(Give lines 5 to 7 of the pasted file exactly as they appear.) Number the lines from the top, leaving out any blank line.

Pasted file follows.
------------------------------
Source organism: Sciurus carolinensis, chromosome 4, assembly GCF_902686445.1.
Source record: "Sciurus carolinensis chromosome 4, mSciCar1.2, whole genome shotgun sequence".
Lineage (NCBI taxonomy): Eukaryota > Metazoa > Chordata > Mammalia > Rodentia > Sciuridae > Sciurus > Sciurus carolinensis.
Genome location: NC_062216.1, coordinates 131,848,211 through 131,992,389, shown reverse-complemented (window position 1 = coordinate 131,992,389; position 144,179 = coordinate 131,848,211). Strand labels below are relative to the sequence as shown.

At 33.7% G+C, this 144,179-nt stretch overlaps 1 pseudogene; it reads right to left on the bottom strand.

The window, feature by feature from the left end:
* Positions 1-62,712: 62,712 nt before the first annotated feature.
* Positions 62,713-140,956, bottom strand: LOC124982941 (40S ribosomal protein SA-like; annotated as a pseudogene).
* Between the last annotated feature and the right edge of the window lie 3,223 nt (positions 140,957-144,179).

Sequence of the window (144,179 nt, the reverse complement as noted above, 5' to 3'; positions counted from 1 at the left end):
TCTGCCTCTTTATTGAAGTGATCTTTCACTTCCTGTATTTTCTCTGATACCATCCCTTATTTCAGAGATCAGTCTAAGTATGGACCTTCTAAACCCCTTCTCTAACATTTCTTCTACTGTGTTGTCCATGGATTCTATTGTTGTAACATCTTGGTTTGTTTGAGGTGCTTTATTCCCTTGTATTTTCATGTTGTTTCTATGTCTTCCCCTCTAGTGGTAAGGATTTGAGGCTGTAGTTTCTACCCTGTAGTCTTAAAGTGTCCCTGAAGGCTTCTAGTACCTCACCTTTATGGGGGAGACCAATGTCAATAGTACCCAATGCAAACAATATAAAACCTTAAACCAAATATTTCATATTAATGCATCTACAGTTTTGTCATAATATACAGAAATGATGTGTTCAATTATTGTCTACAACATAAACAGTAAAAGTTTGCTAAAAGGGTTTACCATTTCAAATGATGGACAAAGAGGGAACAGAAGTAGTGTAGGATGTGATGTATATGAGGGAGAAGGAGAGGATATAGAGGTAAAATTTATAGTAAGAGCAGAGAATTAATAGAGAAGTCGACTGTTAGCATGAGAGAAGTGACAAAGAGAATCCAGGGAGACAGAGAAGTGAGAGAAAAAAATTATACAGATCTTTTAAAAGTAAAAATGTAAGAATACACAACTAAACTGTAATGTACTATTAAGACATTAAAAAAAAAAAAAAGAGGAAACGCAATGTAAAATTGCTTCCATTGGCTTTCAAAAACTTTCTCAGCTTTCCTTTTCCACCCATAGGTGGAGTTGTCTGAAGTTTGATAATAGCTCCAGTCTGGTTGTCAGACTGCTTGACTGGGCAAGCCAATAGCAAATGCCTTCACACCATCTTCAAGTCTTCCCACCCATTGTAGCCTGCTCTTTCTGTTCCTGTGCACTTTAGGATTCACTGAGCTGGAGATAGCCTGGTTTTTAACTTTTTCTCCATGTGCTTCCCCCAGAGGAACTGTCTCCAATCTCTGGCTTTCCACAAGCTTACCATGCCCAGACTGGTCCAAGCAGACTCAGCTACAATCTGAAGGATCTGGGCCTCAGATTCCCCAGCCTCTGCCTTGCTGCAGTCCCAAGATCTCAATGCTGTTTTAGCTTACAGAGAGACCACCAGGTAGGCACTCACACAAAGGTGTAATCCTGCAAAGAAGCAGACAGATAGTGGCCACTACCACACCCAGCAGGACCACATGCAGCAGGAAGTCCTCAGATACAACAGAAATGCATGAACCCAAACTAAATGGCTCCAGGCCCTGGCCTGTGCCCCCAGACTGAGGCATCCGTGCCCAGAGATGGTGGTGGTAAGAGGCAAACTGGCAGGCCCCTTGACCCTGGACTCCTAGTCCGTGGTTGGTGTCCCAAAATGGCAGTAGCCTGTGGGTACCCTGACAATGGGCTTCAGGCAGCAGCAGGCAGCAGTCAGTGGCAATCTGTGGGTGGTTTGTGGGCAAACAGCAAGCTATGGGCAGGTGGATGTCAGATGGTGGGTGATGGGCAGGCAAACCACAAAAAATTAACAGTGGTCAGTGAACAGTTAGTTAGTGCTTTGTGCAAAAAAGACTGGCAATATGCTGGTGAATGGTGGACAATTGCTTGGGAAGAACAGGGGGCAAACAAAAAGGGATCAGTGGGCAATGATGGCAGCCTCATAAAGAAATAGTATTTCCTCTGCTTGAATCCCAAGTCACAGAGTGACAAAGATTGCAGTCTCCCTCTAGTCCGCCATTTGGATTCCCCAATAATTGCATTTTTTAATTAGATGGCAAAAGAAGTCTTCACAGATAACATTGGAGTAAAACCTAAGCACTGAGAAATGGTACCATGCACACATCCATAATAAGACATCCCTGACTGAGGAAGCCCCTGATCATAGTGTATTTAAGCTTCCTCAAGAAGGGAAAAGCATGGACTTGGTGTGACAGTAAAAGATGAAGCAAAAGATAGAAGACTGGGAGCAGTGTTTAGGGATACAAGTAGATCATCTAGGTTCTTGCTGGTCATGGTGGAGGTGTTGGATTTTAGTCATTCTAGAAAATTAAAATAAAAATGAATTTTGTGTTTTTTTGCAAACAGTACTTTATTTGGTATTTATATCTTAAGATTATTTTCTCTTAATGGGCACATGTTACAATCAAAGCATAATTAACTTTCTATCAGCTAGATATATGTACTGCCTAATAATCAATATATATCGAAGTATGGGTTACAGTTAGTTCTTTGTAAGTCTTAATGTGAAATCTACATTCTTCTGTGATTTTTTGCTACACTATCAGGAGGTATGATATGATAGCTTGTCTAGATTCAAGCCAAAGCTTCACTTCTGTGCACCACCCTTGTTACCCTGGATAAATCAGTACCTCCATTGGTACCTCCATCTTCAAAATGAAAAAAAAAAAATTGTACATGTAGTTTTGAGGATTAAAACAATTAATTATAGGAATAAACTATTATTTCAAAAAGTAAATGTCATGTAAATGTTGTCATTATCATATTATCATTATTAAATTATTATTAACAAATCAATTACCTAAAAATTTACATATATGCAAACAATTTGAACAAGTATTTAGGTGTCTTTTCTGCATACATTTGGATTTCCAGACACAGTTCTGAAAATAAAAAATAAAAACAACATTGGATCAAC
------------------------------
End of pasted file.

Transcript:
At 33.7% G+C, this 144,179-nt stretch overlaps 1 pseudogene; it reads right to left on the bottom strand.

The window, feature by feature from the left end:
* Positions 1-62,712: 62,712 nt before the first annotated feature.